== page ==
An efficient upgraded version of high-powered magnesium batteries has been recently developed by the scientists of the Toyota Research Institute of America and the University of Houston, which is more effective and can be used in various applications including electromotive sector, power storage for renewable energy industries, and many more.
Last week, in Joules, the developed battery has been reported as functional with an installed organic electrode instead of the inorganic electrode, and limited electrolyte. This modification in electrode type by the researchers allows the battery to store and liberate extreme power as compared to pre-established magnesium batteries. Along with the electrode modification, researchers also changed the chloride-containing electrolyte used in magnesium batteries with chloride-free electrolyte, which was the basis of this discovery.
Yan Yao—principal investigator and associate professor at the University of Houston—said that the researchers were working to understand the impact of universally used electrolyte component, chloride; and were able to identify that chloride leads to decrease in the performance of commonly used electrolytes.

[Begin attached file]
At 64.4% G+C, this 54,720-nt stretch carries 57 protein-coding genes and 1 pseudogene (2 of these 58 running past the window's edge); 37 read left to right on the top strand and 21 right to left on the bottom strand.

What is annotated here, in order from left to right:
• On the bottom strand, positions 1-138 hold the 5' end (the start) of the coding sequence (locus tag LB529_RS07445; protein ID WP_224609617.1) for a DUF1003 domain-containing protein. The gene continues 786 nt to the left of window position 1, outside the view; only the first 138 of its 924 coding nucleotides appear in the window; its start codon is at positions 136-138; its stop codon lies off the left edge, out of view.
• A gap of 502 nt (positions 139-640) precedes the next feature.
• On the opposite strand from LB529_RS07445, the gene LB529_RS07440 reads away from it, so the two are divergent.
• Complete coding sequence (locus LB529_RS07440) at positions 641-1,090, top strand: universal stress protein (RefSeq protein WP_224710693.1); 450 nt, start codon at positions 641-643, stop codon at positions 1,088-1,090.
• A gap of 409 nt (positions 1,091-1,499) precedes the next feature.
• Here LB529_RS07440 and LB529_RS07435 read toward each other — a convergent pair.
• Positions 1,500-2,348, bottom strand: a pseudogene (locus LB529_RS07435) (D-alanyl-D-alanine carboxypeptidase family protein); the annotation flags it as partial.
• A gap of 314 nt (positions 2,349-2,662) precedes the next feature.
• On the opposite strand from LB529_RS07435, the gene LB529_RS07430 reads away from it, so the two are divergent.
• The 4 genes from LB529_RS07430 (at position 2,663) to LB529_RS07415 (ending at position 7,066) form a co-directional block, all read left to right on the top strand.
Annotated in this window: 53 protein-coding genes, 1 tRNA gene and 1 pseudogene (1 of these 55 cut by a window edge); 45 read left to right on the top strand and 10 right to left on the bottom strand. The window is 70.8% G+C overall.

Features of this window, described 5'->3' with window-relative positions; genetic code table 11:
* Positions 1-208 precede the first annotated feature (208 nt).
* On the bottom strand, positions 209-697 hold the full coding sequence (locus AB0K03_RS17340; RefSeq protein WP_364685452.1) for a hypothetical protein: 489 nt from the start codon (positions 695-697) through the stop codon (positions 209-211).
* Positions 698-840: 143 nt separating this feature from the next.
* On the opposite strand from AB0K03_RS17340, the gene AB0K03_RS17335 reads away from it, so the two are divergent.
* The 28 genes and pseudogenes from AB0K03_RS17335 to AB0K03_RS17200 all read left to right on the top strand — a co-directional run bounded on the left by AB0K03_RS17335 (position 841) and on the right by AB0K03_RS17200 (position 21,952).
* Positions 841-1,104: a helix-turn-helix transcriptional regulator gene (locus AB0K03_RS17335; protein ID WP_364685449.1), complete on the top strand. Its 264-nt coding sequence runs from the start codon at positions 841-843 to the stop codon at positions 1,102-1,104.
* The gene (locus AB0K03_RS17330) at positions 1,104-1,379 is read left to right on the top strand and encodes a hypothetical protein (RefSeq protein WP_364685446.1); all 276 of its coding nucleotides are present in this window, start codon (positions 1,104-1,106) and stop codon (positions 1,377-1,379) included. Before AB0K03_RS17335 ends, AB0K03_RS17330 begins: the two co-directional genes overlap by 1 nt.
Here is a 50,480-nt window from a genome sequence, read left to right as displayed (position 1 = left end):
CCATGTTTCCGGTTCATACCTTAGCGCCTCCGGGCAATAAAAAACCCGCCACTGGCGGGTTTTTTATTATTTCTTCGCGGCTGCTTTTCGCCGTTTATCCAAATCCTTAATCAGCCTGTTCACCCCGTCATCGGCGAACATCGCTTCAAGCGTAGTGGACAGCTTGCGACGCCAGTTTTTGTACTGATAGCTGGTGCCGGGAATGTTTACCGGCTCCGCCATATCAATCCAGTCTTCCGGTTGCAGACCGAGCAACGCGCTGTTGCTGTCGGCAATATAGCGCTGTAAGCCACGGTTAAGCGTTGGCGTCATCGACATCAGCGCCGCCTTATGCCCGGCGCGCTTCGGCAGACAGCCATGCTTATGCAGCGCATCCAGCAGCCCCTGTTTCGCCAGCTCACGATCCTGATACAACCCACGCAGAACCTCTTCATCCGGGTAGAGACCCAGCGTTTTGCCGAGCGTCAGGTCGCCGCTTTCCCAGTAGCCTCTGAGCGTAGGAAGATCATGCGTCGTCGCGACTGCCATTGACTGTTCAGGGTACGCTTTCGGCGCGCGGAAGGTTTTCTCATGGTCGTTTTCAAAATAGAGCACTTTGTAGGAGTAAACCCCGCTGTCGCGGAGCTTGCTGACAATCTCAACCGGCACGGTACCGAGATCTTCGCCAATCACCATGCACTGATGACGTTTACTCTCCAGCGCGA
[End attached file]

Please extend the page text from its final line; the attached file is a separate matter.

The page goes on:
Yao, along with his team observed the reaction between a magnesium anode and organic quinone polymer cathodes by using chloride-free electrolyte. They measured the power of the organic-based battery, which reached up to 3.4 kilowatts/hour and the current released up to 243 watthours/kg, remaining stable through 2,500 cycles.
Scientists have been trying to transform lithium-ion batteries by replacing lithium with magnesium due to its easy availability, cost-effectiveness, and no dendrites formation in the batteries unlike lithium, which may cause lithium batteries to catch fire or explode.
However, the major limitation of using magnesium anode leads to little storage and discharge of the current, due to the nature of previously used electrolyte and cathode.
Researchers said that by using a specific combination of magnesium ion maintaining electrolytes and organic carbonyl polymer cathodes, the specific energy, stability, and power of the magnesium batteries can be improved drastically.